No, not that kind of art. I mean Attention Restoration Theory.

Attention Restoration Theory is a concept developed by Stephen Kaplan that argues you can renew cognitive resources through interaction with natural, restorative environments.

Have you ever noticed that you feel mentally exhausted after an incredibly productive creative practice?

That’s because directed attention — or focused practice — is a type of high-level executive functioning that requires more brain power than other types of cognition.

The directed attention used in your creative practice conditions your body to expect high-level executive functioning when you enter your physical creative space. You begin to associate the physical environment with mentally draining activities and sometimes you need to physically give yourself a break from that location in order to replenish your cognitive resources.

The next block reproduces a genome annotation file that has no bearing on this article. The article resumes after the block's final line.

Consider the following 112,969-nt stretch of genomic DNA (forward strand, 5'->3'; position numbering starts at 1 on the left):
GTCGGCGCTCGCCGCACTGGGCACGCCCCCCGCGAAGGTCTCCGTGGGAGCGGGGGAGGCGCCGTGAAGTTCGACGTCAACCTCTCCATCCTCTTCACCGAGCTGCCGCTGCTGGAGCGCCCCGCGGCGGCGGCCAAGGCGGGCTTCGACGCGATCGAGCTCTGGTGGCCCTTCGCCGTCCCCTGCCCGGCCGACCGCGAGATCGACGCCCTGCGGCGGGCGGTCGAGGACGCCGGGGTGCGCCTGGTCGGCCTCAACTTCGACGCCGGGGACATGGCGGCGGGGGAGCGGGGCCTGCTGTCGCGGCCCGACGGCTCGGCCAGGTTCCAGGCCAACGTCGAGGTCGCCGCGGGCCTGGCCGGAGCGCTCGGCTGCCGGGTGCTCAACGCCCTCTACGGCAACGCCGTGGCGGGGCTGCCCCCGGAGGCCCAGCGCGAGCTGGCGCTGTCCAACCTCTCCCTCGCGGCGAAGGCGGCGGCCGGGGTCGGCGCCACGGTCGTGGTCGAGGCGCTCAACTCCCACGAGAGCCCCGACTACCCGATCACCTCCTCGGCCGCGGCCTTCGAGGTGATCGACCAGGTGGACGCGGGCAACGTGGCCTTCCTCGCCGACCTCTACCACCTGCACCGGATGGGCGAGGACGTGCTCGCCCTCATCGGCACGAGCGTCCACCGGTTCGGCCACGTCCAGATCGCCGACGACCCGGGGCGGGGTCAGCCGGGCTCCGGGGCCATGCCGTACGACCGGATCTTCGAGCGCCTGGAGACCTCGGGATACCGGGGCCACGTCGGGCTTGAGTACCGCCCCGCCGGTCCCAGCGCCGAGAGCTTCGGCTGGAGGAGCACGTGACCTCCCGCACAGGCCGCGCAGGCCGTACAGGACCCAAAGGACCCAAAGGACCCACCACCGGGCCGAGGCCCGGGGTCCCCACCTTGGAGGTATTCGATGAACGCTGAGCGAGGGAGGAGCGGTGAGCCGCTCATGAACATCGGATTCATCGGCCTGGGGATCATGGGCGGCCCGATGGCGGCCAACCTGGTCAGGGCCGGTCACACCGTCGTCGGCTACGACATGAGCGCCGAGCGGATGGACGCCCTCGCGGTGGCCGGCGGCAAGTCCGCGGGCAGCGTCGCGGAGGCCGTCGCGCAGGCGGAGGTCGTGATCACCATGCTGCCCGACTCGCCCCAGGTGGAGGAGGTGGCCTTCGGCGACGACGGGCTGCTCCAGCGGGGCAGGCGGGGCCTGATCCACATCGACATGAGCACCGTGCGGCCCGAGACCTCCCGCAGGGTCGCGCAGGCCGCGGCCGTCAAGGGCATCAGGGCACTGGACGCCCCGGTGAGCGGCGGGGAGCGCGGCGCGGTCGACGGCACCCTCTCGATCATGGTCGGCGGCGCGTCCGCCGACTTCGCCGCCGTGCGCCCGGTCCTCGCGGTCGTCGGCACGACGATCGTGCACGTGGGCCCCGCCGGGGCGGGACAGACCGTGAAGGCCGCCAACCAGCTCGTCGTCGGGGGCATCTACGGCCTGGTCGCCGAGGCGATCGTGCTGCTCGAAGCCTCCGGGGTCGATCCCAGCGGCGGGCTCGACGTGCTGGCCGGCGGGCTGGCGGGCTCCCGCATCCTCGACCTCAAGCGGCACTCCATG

In contrast, other situations or places make fewer demands on your mental stores. These soothing places lead to feeling rejuvenated and energized. The location does not have to be anything specific; it just needs to be associated with feelings of getting away from your routine or work.

The ART model suggests these soothing places share four essential qualities that result in a feeling of restoration.

✨ Fascination: They are interesting

🏝 Being Away: They are set apart from their surroundings

🧘 Extent: They are free of distractions

💫 Compatibility: They are compatible with your purpose and intent

Natural environments, in particular, are deeply restorative. People who spend time in nature are better able to concentrate, control their thinking, tolerate frustration, and generally perform more successfully on a wide variety of mental acuity tests.

Do you already have a restorative place? If not, what would your restorative place look like?

Here’s a downloadable guide to help you find your own restorative place.